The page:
“There are fewer restaurants today than there were last month, the month before and the month before,” Cardenas, now COO, said during a call with an analyst in March. “These restaurants will eventually fill up.” “What we want to do is be there to fill some of these restaurants and get that market share.”

It is not just an olive garden. Popeyes is Planning to add more than 200 sites in North America this year, after a year of rapid expansion in 2021. Chipotle (CMG) He said in February that his The goal is to operate 7,000 locations in North America In the longer term, up from the previous target of 6000.

But as these chains thrive, freelancers have been – and still are – struggling just to stay afloat.

Capital is king

When the pandemic hit, companies like Darden and The Cheesecake Factory took measures like suspending dividends and withdrawing credit to free up money to stabilize business.

For smaller freelancers, of course, these lifelines weren’t an option.

“The biggest challenge is access to capital,” said Rizvi, owner of New York City’s GupShup, a contemporary Indian restaurant, and Chote Miya, a kiosk-like place serving Indian street food that opens during the pandemic. He said that without government support such as the Payroll Protection Scheme, his business would not have survived.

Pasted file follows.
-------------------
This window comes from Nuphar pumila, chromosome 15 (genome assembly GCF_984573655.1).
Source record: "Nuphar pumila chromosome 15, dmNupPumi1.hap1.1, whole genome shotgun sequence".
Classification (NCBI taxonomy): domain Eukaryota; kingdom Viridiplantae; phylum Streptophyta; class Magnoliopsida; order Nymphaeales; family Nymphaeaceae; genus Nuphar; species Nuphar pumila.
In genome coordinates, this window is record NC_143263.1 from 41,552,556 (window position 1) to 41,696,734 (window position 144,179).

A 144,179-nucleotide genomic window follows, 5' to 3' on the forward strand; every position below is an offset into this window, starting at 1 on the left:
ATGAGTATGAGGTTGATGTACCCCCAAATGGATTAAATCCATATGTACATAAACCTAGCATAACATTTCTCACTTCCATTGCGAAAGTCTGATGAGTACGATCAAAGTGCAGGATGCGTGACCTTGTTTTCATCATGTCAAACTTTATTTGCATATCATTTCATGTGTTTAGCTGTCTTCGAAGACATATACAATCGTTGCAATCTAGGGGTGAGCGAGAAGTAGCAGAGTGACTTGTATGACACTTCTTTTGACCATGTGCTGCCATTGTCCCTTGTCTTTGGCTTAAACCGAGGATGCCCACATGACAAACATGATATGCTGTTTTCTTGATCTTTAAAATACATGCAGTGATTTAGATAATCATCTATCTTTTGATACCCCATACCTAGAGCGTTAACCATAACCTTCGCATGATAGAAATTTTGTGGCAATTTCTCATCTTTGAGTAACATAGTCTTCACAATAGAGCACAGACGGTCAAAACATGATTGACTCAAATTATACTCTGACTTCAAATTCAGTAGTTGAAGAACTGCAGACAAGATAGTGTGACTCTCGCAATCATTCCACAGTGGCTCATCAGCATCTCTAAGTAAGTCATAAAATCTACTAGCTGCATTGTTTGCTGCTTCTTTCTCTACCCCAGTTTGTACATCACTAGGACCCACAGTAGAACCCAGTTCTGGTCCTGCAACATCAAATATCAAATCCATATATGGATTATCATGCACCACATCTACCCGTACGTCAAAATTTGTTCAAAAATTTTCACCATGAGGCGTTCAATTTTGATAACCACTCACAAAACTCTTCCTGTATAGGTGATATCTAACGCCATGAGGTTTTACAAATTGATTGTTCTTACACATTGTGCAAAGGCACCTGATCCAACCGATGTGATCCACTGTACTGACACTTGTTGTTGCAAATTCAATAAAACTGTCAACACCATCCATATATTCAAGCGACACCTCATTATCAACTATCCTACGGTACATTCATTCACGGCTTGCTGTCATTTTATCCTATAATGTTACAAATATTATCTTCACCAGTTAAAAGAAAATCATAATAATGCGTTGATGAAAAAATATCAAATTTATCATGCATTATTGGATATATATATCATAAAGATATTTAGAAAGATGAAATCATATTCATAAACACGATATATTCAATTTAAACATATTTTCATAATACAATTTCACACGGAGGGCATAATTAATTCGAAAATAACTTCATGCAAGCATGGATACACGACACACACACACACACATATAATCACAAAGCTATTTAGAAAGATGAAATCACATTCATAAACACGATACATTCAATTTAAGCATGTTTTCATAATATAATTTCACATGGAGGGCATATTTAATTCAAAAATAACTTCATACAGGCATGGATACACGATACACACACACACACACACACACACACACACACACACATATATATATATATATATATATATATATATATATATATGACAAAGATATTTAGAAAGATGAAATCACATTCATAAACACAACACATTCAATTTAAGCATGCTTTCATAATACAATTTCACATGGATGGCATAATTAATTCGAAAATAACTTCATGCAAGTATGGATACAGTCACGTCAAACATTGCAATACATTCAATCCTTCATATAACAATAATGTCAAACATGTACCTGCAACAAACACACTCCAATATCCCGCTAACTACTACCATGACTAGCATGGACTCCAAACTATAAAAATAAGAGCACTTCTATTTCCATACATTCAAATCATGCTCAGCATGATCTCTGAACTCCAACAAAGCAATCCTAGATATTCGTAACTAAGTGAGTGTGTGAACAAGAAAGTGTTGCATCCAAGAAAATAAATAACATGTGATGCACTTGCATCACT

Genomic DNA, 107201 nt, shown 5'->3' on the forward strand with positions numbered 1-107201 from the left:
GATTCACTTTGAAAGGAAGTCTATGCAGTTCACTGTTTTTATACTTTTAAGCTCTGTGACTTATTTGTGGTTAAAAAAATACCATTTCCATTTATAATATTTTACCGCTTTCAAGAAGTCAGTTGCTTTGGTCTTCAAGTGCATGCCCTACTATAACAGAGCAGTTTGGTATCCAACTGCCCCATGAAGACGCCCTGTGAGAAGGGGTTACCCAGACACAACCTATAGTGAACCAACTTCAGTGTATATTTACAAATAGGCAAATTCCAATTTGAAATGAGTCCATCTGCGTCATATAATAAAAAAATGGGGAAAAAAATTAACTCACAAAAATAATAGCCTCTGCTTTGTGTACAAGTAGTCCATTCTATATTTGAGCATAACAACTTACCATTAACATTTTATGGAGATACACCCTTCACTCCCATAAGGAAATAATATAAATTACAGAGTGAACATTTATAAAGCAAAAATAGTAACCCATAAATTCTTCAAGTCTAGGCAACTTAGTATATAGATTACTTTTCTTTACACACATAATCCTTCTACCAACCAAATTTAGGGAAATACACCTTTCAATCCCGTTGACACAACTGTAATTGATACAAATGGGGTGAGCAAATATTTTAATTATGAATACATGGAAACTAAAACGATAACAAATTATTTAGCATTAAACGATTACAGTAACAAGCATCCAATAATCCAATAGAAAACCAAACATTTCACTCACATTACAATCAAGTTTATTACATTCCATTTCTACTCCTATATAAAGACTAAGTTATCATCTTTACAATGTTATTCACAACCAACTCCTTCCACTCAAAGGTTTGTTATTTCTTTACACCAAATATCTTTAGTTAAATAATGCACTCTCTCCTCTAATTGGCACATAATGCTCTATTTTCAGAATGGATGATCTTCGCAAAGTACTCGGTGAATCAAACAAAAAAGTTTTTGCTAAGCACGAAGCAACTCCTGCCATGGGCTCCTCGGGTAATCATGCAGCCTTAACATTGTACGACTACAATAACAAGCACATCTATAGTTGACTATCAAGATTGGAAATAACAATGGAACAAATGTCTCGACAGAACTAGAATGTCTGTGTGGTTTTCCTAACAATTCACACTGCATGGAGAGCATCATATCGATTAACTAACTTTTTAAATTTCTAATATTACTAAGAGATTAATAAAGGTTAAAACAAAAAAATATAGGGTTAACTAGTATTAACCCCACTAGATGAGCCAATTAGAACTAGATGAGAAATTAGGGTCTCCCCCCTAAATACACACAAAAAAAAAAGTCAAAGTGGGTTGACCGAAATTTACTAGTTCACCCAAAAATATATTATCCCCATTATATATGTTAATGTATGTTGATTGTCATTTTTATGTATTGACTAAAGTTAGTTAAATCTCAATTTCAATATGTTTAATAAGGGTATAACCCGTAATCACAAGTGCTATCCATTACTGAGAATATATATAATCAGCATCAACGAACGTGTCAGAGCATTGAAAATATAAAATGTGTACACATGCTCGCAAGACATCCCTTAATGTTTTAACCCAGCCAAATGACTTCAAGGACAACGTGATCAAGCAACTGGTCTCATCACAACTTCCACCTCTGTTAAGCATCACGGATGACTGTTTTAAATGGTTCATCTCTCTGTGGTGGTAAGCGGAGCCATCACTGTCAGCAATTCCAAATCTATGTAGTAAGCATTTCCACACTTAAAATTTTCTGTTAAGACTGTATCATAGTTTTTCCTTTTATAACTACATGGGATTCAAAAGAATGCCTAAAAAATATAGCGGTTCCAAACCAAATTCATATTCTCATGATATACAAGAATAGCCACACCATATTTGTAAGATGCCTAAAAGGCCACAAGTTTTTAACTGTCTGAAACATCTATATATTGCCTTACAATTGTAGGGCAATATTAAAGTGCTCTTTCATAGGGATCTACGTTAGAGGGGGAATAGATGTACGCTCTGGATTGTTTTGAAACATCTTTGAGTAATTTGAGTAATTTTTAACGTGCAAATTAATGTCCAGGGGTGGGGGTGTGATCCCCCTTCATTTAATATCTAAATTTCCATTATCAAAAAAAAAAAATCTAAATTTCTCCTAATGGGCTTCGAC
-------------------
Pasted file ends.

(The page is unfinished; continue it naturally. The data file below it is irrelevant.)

Rizvi, like most operators, has struggled to hire staff. This means that he had to wear many hats himself.

“I have to be on the floor, I have to be the manager,” he said. Restaurant fills mean Rizvi has less time for administrative tasks. Because of that, he said, “we’re way behind on our paperwork.”

Popeyes has big expansion plans for this year.

Rizvi has managed to keep his restaurants open, but they haven’t quite worn out. “At the moment we are not making a profit,” he said, adding that he expects a year or two to pass before his restaurants recover.

Pollack noted that larger chains are also better able to negotiate lower component prices, and take advantage of their order volume in a way that independents can’t afford. Starbucks (SBUX)For example, he said decades long Helps secure lower coffee prices Even as the commodity rises. smaller chains More prone to fluctuations.

For James Moore, executive chef and partner at Fully Belly — the delicious breakfast and brunch venue that opened in San Antonio, Texas, in February 2020 — keeping the business means relying on personal finance. Along with his business partner, “We did everything we could to keep him alive.”

Just weeks after Fully Belly opened, when there were many restaurants Pivotal for take out and deliveryMoore decided it made more sense for a temporary shutdown.

“We haven’t been open long enough to stay open only for takeaway and delivery,” he said. “It was definitely a hit.”

Moore also referred to government support as a lifeline, saying, “Every dollar we received in aid we totally saved.” Today, Moore considers himself lucky. Although Fully Belly isn’t profitable yet, it’s growing — and Moore even plans to open at least one more location this year.

The thought of restaurants that did not survive “hurts me,” he said. “I want everyone to succeed.”